Assembly and super scaffolding with multiple genera.
We examined experiments from 16 different genera to determine if the results seen for the Tribolium castaneum genome are typical for other genomes as well. The T. castaneum genome map N50 was found to be in the high end of the probability density distribution (Additional file 6; Figure 1). The same is true for the Tcas5.0 draft sequence assembly N50 and percent of N50 improvement after super scaffolding compared to the other 17 of 19 total projects that had draft sequence genomes (Additional file 6; Figure 1). However, in no case was the T. castaneum value the highest value recorded, suggesting that a wide range of output quality is possible including values better and worse than the output for T. castaneum.
We checked for evidence of correlations between a range of genomic metrics and map assembly, alignment or FASTA super scaffolding results. Because many of the genomic metrics had very broad ranges with variance that increased often for higher values the genomic metrics were log transformed to compress the upper tails and stretch the lower tails of the distributions.
Overall we found little correlation between either sequence FASTA N50, molecule map coverage or molecule map label density and final genome map N50. We did, however, find correlations between finished map and sequence assembly metrics and alignment and super scaffolding quality. There is a positive correlation between high value sequence assembly metrics and in silico map-to-genome map alignment metrics (Additional file 6; Figures 3-5) as well as post super scaffolding N50 improvement (Additional file 6; Figures 3,5). There is also a positive correlation between high value genome map assembly metrics and post super scaffolding N50 improvement (Additional file 6; Figures 3,5). However, no direct correlation was found between sequence assembly N50 and genome map N50 (Additional file 6; Figures 4-5). Taken together the analysis suggests different factors may determine sequence assembly and genome map assembly quality. Although sequence assembly N50 may not be useful to predict genome map N50, if both independent assemblies have high N50’s than more of the map lengths may align and super scaffolding may be more productive.
The low degree of correlation found between genome map N50 and sequence N50 may stem from steps unique to the molecule map imaging process. It might be expected that a genome with sequence that assembles well may have qualities that would also favor molecule map assembly (e.g. low repeat content, low ploidy, inbreed lines, etc.). However molecule map assembly is also influenced by unique factors like frequency of fragile sites (two labels occurring on opposite strands in close proximity), labeling efficiency and ability to extract high molecular weight DNA all of which vary for different organisms.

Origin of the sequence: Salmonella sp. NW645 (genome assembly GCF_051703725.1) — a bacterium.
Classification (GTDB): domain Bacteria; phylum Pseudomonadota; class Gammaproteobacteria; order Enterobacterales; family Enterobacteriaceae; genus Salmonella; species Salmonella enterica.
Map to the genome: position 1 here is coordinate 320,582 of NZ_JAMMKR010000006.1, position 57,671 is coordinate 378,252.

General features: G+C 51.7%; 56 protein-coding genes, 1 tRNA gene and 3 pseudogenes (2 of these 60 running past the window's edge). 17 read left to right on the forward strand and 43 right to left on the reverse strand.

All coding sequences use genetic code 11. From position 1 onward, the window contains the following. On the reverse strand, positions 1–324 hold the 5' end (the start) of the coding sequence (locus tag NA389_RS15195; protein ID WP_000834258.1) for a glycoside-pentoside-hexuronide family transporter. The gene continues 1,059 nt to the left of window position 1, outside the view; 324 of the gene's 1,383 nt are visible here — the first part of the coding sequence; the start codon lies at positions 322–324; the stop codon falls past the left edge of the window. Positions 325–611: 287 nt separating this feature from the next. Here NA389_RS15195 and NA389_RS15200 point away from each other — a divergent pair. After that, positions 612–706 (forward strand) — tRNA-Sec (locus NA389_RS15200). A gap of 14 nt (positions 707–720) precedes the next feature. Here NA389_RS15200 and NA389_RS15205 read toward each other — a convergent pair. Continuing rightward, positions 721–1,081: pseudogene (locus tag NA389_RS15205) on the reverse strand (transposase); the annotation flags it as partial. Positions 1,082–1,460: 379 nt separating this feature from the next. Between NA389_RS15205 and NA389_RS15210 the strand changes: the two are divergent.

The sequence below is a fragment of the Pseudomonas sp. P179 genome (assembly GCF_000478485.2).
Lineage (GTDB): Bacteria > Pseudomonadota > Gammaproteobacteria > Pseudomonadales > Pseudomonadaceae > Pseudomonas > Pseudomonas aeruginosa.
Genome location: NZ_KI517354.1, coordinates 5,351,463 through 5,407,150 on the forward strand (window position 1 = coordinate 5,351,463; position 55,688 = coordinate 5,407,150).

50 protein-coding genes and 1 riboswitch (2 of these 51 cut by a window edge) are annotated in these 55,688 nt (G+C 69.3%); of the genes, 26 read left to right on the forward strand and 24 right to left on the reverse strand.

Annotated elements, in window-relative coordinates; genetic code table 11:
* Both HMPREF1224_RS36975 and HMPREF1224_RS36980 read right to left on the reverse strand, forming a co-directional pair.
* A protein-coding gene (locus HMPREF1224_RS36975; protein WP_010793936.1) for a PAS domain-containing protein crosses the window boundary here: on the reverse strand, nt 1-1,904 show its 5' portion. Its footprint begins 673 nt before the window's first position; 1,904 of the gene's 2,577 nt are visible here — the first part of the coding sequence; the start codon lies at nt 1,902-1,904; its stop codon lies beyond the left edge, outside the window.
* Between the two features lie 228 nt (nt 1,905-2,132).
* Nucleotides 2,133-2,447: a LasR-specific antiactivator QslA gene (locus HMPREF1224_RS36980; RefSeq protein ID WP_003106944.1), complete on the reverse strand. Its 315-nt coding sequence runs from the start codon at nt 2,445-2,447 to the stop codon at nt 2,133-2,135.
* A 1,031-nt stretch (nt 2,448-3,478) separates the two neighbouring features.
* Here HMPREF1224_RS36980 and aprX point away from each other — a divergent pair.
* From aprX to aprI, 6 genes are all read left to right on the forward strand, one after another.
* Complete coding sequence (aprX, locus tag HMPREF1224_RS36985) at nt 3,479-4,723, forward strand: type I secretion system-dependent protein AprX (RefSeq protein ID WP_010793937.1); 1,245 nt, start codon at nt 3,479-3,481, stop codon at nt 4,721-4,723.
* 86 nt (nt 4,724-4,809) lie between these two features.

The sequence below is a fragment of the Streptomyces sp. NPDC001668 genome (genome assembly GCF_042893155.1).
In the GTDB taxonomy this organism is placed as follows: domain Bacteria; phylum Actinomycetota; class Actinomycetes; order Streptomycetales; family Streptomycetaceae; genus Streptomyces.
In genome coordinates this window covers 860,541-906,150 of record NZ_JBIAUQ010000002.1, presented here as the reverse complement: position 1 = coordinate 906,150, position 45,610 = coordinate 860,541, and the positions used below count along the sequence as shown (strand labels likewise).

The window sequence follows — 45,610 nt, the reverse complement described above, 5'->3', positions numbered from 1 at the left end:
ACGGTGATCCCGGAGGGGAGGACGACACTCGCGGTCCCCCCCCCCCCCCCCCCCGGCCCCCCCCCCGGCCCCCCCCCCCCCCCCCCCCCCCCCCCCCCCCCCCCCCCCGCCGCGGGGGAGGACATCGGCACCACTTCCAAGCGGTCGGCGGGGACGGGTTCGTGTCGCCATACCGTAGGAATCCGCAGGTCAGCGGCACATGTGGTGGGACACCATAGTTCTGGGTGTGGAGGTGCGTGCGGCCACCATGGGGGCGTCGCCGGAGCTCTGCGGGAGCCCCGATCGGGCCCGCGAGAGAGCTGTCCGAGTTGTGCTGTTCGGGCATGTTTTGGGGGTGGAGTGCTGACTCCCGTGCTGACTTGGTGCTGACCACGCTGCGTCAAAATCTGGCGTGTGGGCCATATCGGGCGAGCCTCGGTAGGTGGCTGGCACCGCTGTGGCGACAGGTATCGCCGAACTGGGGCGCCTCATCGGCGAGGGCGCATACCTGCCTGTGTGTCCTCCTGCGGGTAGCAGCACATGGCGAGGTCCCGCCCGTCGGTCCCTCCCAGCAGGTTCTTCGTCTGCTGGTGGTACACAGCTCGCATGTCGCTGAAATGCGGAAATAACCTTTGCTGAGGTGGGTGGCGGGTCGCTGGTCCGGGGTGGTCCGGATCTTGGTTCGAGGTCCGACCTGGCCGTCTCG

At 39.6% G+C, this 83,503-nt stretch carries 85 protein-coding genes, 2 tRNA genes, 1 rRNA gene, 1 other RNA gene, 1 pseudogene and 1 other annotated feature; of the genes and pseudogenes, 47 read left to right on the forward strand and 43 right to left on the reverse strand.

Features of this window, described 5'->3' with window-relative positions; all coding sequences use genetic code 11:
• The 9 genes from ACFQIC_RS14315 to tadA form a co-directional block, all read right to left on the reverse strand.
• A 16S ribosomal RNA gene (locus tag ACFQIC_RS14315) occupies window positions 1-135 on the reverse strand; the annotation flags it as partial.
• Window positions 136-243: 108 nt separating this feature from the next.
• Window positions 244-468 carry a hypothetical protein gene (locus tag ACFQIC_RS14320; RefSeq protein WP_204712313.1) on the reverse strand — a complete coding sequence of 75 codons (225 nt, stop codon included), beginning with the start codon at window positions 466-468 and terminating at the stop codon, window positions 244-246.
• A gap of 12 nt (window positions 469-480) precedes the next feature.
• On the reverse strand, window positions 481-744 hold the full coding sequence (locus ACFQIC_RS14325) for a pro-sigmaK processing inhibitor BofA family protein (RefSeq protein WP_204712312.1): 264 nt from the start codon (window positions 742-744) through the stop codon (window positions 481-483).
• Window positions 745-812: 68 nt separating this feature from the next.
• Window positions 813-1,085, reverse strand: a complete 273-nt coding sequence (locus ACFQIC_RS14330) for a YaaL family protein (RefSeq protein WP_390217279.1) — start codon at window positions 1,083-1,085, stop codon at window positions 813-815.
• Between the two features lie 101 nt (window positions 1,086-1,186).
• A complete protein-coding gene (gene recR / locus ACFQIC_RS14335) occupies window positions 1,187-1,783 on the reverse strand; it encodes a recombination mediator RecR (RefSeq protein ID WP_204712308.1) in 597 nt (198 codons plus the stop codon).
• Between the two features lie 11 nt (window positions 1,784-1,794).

Principal component analysis suggests a negative correlation between labels per 100 kb and molecule coverage (Additional file 6: Figures 2-3). The correlation between labels per 100 kb and molecule coverage was weakly significant in individual regression (Additional file 6; Figures 4-5). Labels per 100 kb are monitored as molecules are being imaged. Lower than expected label density can occasionally lead to further labeling reactions or other adjustments to data collection and therefore greater depth of coverage.
Overall, comparison of the results for the T. castaneum genome and 19 additional genome projects suggest that results may vary widely from project to project. Many factors may contribute to this effect including the quality of the sequence assembly, degree of divergence between the organism or organisms used to extract DNA, success of extraction and labeling of high molecular weight DNA, genome size and genome complexity. In fact, the tendency for assemblies from the same genera or species to cluster together on the PCA plots suggests that organism-specific qualities may influence assembly, alignment or super scaffolding results (Additional file 6: Figures 2-3). Although analysis of more projects is needed to determine if these similarities are meaningful predictors of output quality.
JMS, MCC, NH, NL, and SJB declare that they have no competing interests. ETL, PS and TA are employees at BioNano Genomics and hold stock options.
Matthias Weissensteiner & Jochen Wolf, Uppsala University. Stephen Schaeffer from The Pennsylvania State University and Stephen Richards from the Baylor College of Medicine Human Genome Sequencing Center for the use of the D. pseudoobscura data. Mike Kanost from Kansas State University. Jeff Maughan from Brigham Young University for the use of the Amaranth data. The Udall Lab from Brigham Young University and Cotton Inc. for the use of the cotton data. Grant (NSF 1237993) for use of the Medicago data. Christopher Cunningham, University of Georgia for the use of Nicrophorus data. Catherine Peichel from the Fred Hutchinson Cancer Research Center and Michael White from the University of Georgia for the Gasterosteus data. Mirkó Palla, Ph.D., Wyss Institute Postdoctoral Fellow, Church; Laboratory - Department of Genetics, Harvard Medical School and George Church, Ph.D., Wyss Institute Core Faculty Member, Robert Winthrop Professor of Genetics at Harvard Medical School, Professor of Health Sciences and Technology at Harvard and MIT, and Senior Associate Member at the Broad Institute of Harvard and MIT for the Escherichia coli data.